Ideally want a map
T
n
(F
p
)
$

A

(n)

(F
p
)

for all
n


-

[vdW]:
8
n
,
9

m

and a map
T
n
(F
p
) x A
m
(F
p
)
$

A
m +

(n)
(F
p
)








-

But I thought we wanted a different type of map…

n

m

30

32

210

264





Efficiency: Communication

Setting:

G
q

µ

T
n
(F
p
)
µ

F
*
p
n


Wanted:

T
n
(F
p
)
$

A

(n)
(F
p
)



Got:

T
n
(F
p
) x A
m
(F
p
) A
m +

(n)
(F
p
)


-

Is this useful?
Yes!


-

If your application has
m
¢

log p

extra bits
E

to
transmit or store, can compute

(g, E)




-
1

Efficiency: Computation

-
[vDW]:
T
n
(F
p
) x A
m
$

A
m +

(n)


-
Problem 1: m may be too large for applications


-
Problem 2:
very

computationally inefficient


-
[vDW]: Ask, can computation be reduced?

Outline

1.
Application of Torus Cryptography


2.
Goals of Torus Cryptography

-
Security

-
Efficiency

-
Space


Compression

-
Time


Exponentiations


3.
Our Contribution

4.
Implementation

5.
Conclusion

Our Contribution


Reduce m in the map
T
n
(F
p
) x A
m
$

A
m +

(n)




Better for more applications



More computationally efficient



Give the first implementation of

T
30
(F
p
)
and
show it is practical




Our Contribution


Let n = 30. Our map is inspired by the equation:



30
(p)
¢


6
(p) =

6
(p
5
)



This suggests a mapping:


T
30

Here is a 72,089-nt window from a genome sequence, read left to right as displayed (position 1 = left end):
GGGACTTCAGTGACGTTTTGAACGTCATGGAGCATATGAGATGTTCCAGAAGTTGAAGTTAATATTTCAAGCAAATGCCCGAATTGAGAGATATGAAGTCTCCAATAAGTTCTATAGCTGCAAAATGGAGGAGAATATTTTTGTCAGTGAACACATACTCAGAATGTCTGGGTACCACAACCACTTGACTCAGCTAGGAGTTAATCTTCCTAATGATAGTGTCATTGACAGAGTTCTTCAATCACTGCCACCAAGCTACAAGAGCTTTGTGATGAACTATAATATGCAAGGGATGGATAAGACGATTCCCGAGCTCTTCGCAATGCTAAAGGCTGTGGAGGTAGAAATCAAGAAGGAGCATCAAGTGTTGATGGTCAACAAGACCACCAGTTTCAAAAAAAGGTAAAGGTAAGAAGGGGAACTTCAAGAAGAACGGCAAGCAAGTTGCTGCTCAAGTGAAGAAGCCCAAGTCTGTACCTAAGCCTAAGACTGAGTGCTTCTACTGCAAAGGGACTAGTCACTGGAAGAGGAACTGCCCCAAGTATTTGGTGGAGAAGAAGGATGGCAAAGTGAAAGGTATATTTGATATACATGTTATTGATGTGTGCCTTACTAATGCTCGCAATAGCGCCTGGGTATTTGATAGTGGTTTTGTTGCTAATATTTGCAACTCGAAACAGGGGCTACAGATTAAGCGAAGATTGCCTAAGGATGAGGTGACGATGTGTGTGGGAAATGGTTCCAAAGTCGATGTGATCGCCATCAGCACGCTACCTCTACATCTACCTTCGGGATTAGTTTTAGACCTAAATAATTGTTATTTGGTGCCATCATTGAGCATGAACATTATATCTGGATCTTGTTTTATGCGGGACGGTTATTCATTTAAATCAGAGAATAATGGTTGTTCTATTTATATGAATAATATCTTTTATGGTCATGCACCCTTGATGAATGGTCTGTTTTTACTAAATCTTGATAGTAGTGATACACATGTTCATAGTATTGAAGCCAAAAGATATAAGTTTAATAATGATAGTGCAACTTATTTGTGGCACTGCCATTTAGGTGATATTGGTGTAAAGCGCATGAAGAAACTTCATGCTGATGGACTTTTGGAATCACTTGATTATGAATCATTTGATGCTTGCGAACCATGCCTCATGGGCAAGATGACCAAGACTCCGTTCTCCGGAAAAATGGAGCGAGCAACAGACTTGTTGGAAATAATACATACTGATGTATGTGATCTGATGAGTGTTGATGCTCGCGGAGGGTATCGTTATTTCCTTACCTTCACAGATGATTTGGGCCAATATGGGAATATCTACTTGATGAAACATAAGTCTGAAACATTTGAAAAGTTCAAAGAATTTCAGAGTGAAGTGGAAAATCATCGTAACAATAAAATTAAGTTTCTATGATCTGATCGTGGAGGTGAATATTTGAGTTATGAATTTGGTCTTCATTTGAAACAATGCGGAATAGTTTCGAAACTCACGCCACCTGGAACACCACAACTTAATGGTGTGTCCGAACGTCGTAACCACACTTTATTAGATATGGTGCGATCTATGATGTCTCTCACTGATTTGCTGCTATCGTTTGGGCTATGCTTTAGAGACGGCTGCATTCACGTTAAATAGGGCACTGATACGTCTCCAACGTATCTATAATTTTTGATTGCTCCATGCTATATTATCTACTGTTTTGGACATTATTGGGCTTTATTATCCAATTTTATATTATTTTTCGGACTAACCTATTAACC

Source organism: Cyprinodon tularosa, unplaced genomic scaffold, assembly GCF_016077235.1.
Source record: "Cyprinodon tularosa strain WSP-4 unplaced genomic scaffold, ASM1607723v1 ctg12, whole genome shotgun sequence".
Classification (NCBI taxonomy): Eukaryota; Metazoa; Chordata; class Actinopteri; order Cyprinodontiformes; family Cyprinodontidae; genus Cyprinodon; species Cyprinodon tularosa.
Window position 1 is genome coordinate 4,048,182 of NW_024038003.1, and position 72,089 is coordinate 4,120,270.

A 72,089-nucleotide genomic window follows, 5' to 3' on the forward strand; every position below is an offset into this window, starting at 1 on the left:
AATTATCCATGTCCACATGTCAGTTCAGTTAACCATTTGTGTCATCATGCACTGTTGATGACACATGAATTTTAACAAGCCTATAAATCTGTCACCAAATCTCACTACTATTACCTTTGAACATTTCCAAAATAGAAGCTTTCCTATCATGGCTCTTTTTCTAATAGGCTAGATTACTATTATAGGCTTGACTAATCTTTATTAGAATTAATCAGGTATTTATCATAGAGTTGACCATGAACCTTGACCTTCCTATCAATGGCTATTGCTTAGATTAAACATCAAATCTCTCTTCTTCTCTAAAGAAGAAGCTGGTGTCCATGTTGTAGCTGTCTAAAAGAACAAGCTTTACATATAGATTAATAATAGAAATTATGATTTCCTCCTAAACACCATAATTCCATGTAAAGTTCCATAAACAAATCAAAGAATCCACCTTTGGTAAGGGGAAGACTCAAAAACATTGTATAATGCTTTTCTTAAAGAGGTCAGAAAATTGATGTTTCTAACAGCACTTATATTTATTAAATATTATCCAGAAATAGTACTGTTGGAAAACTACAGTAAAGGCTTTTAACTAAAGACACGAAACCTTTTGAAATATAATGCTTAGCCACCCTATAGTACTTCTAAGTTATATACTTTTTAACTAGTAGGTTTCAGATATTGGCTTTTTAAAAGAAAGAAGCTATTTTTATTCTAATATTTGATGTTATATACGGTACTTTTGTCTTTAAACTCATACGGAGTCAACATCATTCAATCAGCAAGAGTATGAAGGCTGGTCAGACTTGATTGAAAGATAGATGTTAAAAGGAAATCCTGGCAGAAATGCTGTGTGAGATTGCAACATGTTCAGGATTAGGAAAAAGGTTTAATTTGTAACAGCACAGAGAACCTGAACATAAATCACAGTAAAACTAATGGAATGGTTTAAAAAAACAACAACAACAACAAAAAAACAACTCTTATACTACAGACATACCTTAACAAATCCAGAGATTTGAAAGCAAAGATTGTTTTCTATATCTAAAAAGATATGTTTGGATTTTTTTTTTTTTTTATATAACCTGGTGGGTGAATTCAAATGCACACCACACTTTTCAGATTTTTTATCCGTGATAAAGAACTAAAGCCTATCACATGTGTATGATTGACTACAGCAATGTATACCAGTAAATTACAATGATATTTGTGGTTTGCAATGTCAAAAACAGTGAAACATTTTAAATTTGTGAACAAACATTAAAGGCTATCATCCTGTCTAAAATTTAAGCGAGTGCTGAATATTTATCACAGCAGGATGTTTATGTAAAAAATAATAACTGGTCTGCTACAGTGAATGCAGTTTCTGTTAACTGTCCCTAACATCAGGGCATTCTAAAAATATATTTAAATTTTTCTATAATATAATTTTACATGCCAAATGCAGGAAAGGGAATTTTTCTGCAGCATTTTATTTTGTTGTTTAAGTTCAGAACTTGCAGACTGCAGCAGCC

(F
p
) x T
6
(F
p
)
$
T
6
(F
p5
)



We can represent
T
6
(F
p
)

and
T
6
(F
p5
)

using CEILIDH!



Get an “almost bijection”
T
30
(F
p
) x A
2
(F
p
)
$

A
10
(F
p
)



Affine surplus m = 2, instead of m = 32 in [vDW]

Our Contribution

T
30
(F
p
) x A
2
(F
p
)

T
30
(F
p
) x T
6
(F
p
)

T
6
(F
p
5
)

A
2
(F
p
5
) = A
10
(F
p
)

CEILIDH decompression

CRT

CEILIDH compression

Applications


Let’s compress two elements of
T
30
(F
p
)
in different ways
:



Using CEILIDH, takes
20

p
-
ary symbols



Using [vDW], takes
48
p
-
ary symbols



Using our map, takes
8 + 10 = 18

p
-
ary symbols



Obtain 10% ciphertext size reduction in ElGamal variants


Our map:

T
30
(F
p
) x A
2
(F
p
)
$

A
10
(F
p
)

Our Contribution


Also have






T
210

x A
22

!

A
232



For
n = 210
, [vDW] had
m = 264



Simplicity of map greatly improves computation



For
n = 30,



Forward direction =1 multiplication + CEILIDH maps


Reverse direction = 1 exponentiation + CEILIDH maps



Outline

1.
Application of Torus Cryptography


2.
Goals of Torus Cryptography

-
Security

-
Efficiency

-
Space


Compression

-
Time


Exponentiations


3.
Our Contribution

4.
Our Implementation

5.
Conclusion

Parameter Selection


We only consider
T
30
(F
p
)
µ

F
*
p
30



Using a Macintosh G5 dual 2.5GHz computer, we got:

log
2

|G
q
|

log
2

p

Security

How long did it
take us?

160

32

960
-
bit RSA

~ 1 per minute

200

64

1920
-
bit RSA

~ 1 per hour

Timings

T
6
(F
p
L
)

T
30
(F
p
S
)

Compress

.13 ms

.13 ms

Decompress

.19 ms

4.9 ms

T
6
(F
p
L
)

T
30
(F
p
S
)

Binary

5.21 ms

9.12 ms

Sliding Window

4.39 ms

7.53 ms

p
S

-
ary

3.11 ms

JSF single

2.79 ms

4.57 ms



Timings based on
log
2
(p
L
)
¼

5 log
2
(p
S
),

and G
q

with
log
2

q
¼

160



2.8 GHz Pentium 4 with 1GB of memory

Conclusion


T
30
(F
p
)

crypto is practical!



Compression outperforms existing
schemes for as few as 2 elements



The method is only slightly slower (2
-
3)
than
T
6
(F
p
5
)
and XTR